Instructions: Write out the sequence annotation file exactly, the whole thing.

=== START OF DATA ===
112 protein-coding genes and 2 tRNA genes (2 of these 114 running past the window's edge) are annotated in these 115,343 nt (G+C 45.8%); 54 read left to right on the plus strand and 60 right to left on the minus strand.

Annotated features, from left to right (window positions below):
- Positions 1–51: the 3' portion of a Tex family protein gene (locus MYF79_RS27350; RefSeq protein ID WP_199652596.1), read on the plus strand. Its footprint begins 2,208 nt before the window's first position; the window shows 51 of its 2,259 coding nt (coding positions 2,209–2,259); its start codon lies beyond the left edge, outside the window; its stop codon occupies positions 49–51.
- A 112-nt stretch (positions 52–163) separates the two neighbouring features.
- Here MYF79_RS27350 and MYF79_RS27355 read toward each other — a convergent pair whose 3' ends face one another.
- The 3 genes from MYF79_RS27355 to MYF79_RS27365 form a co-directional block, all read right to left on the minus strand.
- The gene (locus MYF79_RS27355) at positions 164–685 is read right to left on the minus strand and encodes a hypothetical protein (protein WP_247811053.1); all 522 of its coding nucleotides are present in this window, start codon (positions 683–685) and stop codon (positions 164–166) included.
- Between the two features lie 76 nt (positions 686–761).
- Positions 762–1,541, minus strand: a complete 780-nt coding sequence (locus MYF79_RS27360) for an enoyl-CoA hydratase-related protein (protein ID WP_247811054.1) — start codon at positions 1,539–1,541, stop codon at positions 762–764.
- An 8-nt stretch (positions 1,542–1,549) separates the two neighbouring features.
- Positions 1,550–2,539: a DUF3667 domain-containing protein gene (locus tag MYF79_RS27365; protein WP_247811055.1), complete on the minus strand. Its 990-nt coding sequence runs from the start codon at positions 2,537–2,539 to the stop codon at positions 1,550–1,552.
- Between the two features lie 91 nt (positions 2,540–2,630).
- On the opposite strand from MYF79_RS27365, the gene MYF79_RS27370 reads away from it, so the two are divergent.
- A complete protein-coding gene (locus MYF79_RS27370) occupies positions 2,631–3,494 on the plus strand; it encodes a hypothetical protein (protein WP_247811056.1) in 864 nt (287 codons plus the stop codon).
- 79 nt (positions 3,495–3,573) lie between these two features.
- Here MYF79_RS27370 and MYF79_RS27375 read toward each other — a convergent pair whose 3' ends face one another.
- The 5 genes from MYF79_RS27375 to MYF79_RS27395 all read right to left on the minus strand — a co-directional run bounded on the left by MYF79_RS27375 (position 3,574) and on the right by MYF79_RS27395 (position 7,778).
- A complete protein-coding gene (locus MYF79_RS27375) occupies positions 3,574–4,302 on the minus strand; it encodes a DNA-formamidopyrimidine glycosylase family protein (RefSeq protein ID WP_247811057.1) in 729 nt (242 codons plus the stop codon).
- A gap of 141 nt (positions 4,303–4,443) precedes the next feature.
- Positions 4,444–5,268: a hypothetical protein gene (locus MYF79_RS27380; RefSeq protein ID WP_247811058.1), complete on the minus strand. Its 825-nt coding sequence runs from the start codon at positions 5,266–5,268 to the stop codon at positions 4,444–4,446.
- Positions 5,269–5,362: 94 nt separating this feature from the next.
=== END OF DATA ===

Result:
112 protein-coding genes and 2 tRNA genes (2 of these 114 running past the window's edge) are annotated in these 115,343 nt (G+C 45.8%); 54 read left to right on the plus strand and 60 right to left on the minus strand.

Annotated features, from left to right (window positions below):
- Positions 1–51: the 3' portion of a Tex family protein gene (locus MYF79_RS27350; RefSeq protein ID WP_199652596.1), read on the plus strand. Its footprint begins 2,208 nt before the window's first position; the window shows 51 of its 2,259 coding nt (coding positions 2,209–2,259); its start codon lies beyond the left edge, outside the window; its stop codon occupies positions 49–51.
- A 112-nt stretch (positions 52–163) separates the two neighbouring features.
- Here MYF79_RS27350 and MYF79_RS27355 read toward each other — a convergent pair whose 3' ends face one another.
- The 3 genes from MYF79_RS27355 to MYF79_RS27365 form a co-directional block, all read right to left on the minus strand.
- The gene (locus MYF79_RS27355) at positions 164–685 is read right to left on the minus strand and encodes a hypothetical protein (protein WP_247811053.1); all 522 of its coding nucleotides are present in this window, start codon (positions 683–685) and stop codon (positions 164–166) included.
- Between the two features lie 76 nt (positions 686–761).
- Positions 762–1,541, minus strand: a complete 780-nt coding sequence (locus MYF79_RS27360) for an enoyl-CoA hydratase-related protein (protein ID WP_247811054.1) — start codon at positions 1,539–1,541, stop codon at positions 762–764.
- An 8-nt stretch (positions 1,542–1,549) separates the two neighbouring features.
- Positions 1,550–2,539: a DUF3667 domain-containing protein gene (locus tag MYF79_RS27365; protein WP_247811055.1), complete on the minus strand. Its 990-nt coding sequence runs from the start codon at positions 2,537–2,539 to the stop codon at positions 1,550–1,552.
- Between the two features lie 91 nt (positions 2,540–2,630).
- On the opposite strand from MYF79_RS27365, the gene MYF79_RS27370 reads away from it, so the two are divergent.
- A complete protein-coding gene (locus MYF79_RS27370) occupies positions 2,631–3,494 on the plus strand; it encodes a hypothetical protein (protein WP_247811056.1) in 864 nt (287 codons plus the stop codon).
- 79 nt (positions 3,495–3,573) lie between these two features.
- Here MYF79_RS27370 and MYF79_RS27375 read toward each other — a convergent pair whose 3' ends face one another.
- The 5 genes from MYF79_RS27375 to MYF79_RS27395 all read right to left on the minus strand — a co-directional run bounded on the left by MYF79_RS27375 (position 3,574) and on the right by MYF79_RS27395 (position 7,778).
- A complete protein-coding gene (locus MYF79_RS27375) occupies positions 3,574–4,302 on the minus strand; it encodes a DNA-formamidopyrimidine glycosylase family protein (RefSeq protein ID WP_247811057.1) in 729 nt (242 codons plus the stop codon).
- A gap of 141 nt (positions 4,303–4,443) precedes the next feature.
- Positions 4,444–5,268: a hypothetical protein gene (locus MYF79_RS27380; RefSeq protein ID WP_247811058.1), complete on the minus strand. Its 825-nt coding sequence runs from the start codon at positions 5,266–5,268 to the stop codon at positions 4,444–4,446.
- Positions 5,269–5,362: 94 nt separating this feature from the next.